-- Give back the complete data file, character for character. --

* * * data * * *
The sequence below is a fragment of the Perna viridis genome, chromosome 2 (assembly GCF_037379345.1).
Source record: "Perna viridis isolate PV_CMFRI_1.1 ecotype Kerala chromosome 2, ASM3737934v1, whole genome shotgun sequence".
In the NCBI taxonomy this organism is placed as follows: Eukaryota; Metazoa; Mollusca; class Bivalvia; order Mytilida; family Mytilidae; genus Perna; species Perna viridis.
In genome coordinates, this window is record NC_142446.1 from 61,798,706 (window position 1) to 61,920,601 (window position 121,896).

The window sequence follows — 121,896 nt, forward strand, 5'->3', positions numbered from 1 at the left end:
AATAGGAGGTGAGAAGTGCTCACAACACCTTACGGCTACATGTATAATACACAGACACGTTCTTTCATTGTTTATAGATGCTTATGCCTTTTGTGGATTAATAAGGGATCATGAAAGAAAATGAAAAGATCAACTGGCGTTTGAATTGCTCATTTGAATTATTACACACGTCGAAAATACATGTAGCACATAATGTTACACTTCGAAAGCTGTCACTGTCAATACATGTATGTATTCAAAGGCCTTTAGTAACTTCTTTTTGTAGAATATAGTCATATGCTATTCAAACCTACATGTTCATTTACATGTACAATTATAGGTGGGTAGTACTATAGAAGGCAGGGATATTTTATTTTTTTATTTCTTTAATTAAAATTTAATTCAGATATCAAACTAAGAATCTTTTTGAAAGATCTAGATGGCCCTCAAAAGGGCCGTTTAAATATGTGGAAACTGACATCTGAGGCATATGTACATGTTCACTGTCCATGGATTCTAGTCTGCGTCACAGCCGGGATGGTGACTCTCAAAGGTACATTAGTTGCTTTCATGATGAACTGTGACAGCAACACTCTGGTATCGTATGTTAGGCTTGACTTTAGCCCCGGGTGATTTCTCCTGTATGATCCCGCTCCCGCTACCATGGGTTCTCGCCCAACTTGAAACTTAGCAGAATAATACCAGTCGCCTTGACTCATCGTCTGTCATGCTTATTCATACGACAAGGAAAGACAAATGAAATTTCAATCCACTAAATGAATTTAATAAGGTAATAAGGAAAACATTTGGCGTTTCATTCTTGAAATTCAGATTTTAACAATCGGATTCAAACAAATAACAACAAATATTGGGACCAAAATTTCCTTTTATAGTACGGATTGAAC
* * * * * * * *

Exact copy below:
The sequence below is a fragment of the Perna viridis genome, chromosome 2 (assembly GCF_037379345.1).
Source record: "Perna viridis isolate PV_CMFRI_1.1 ecotype Kerala chromosome 2, ASM3737934v1, whole genome shotgun sequence".
In the NCBI taxonomy this organism is placed as follows: Eukaryota; Metazoa; Mollusca; class Bivalvia; order Mytilida; family Mytilidae; genus Perna; species Perna viridis.
In genome coordinates, this window is record NC_142446.1 from 61,798,706 (window position 1) to 61,920,601 (window position 121,896).

The window sequence follows — 121,896 nt, forward strand, 5'->3', positions numbered from 1 at the left end:
AATAGGAGGTGAGAAGTGCTCACAACACCTTACGGCTACATGTATAATACACAGACACGTTCTTTCATTGTTTATAGATGCTTATGCCTTTTGTGGATTAATAAGGGATCATGAAAGAAAATGAAAAGATCAACTGGCGTTTGAATTGCTCATTTGAATTATTACACACGTCGAAAATACATGTAGCACATAATGTTACACTTCGAAAGCTGTCACTGTCAATACATGTATGTATTCAAAGGCCTTTAGTAACTTCTTTTTGTAGAATATAGTCATATGCTATTCAAACCTACATGTTCATTTACATGTACAATTATAGGTGGGTAGTACTATAGAAGGCAGGGATATTTTATTTTTTTATTTCTTTAATTAAAATTTAATTCAGATATCAAACTAAGAATCTTTTTGAAAGATCTAGATGGCCCTCAAAAGGGCCGTTTAAATATGTGGAAACTGACATCTGAGGCATATGTACATGTTCACTGTCCATGGATTCTAGTCTGCGTCACAGCCGGGATGGTGACTCTCAAAGGTACATTAGTTGCTTTCATGATGAACTGTGACAGCAACACTCTGGTATCGTATGTTAGGCTTGACTTTAGCCCCGGGTGATTTCTCCTGTATGATCCCGCTCCCGCTACCATGGGTTCTCGCCCAACTTGAAACTTAGCAGAATAATACCAGTCGCCTTGACTCATCGTCTGTCATGCTTATTCATACGACAAGGAAAGACAAATGAAATTTCAATCCACTAAATGAATTTAATAAGGTAATAAGGAAAACATTTGGCGTTTCATTCTTGAAATTCAGATTTTAACAATCGGATTCAAACAAATAACAACAAATATTGGGACCAAAATTTCCTTTTATAGTACGGATTGAAC